Gruesome tales, ‘murder nerds’ and killer cartography. Head behind the scenes with the creative team for ‘Murder Maps’ and discover what it took to make this captivating and disquieting book (and why it involved lying on the floor).
A harrowing study of homicide: Author Drew Gray on ‘murder news’ and criminal detection
“Fortunately few of us will experience murder directly in our lives; instead we engage at a distance, through the news, or, more often, via a television drama or a holiday crime novel. When we do it is invariably shocking murder that captures our attention. Indeed if we took popular cultural representation of crime at face value we could be forgiven for believing that murder was an everyday occurrence, when, in reality, it is extremely rare.
Murder Maps gave me the opportunity to look beyond the UK and study homicide, crime and policing across the globe. In that respect murder is a great leveler; it horrifies and fascinates in equal measure and this applies worldwide.”
“Public fascination with ‘murder news’ has deep roots – we have been reading about criminals, their crimes, and their execution, for almost as long as we have had access to printed material. This fascination grew in the 1800s, as more and more people were able to read and afford to buy newspapers. The idea of the criminal and the murderer – as someone separate, someone ‘other’ – was becoming entrenched. This was helped by the growth of large urban centres – London, Paris, New York, Chicago – where crime and immorality seemed endemic and unstoppable. Commentators saw places such as the East End of London as cesspools of human immorality and degradation and were quick to see serial killers such as ‘Jack the Ripper’ as products of urban degeneration.”
“As the idea of a ‘criminal class’ gained acceptance so the need for a professional police force to combat it gained ground. So across the 1800s we see the development of policing and, more pertinently for this study, detection. In this, and in the science of forensics, France led the way: from Vidocq, to Bertillon, to Dr Lacassange the French pioneered techniques of detection used to catch murderers. The 100 years covered in Murder Maps saw the increasing use of photography, the analysis of the crime scene, the measurement of criminal bodies, and the use of fingerprint identification.”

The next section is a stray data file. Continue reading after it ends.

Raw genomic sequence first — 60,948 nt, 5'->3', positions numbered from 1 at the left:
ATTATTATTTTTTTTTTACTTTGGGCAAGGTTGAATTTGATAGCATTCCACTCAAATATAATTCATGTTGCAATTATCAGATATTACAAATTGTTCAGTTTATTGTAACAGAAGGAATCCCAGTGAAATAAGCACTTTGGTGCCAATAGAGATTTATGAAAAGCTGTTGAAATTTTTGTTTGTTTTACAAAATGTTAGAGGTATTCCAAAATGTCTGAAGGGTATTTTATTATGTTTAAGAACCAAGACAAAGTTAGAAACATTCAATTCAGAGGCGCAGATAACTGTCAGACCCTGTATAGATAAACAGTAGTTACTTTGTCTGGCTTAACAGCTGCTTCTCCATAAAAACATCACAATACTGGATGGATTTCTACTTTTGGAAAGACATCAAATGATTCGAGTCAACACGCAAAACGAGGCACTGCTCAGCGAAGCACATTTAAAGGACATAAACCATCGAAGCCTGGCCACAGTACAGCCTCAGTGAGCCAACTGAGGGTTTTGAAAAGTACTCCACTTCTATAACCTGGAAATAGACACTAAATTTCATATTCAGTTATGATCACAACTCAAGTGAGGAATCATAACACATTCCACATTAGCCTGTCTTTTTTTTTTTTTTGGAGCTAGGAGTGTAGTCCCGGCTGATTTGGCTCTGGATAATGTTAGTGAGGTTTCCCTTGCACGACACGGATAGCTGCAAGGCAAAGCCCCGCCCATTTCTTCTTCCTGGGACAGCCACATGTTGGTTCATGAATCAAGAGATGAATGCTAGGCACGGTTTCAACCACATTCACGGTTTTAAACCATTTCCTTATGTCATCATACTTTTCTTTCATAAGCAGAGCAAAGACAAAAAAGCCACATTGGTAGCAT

Cataloguing crimes: Editorial Assistant Izzy Jessop on the Criminology Matrix
“Once Murder Maps had been given the green light, the task fell to me to begin researching a list of the murders we were going to include. The period we had chosen – 1811 to 1911 – was late enough and broad enough that there was plenty of information available online, and the murders could be committed by anyone, from anywhere, around the world. Surely finding a hundred murders from this notoriously bloody century wouldn’t be that hard?
Finding any hundred killers, probably not, but in fact we had a set of very specific criteria that made finding our murderers quite a bit more difficult. First, there needed to be some visual material available, whether crime scene photography or newspaper illustration, second we needed to know some information about the location of the crime so that the mapping element could work, and thirdly it needed to be an interesting story, ideally featuring some innovative policework for author Drew Gray to write about. There were a frustrating number of cases that fit one or two of these criteria beautifully, but were missing a crucial element, whether it was a fantastic and bloodthirsty story featured extensively in the press but that no-one ever bothered illustrate, or a wonderfully evocative and historically important crime scene photo whose location had been lost in the mists of time.”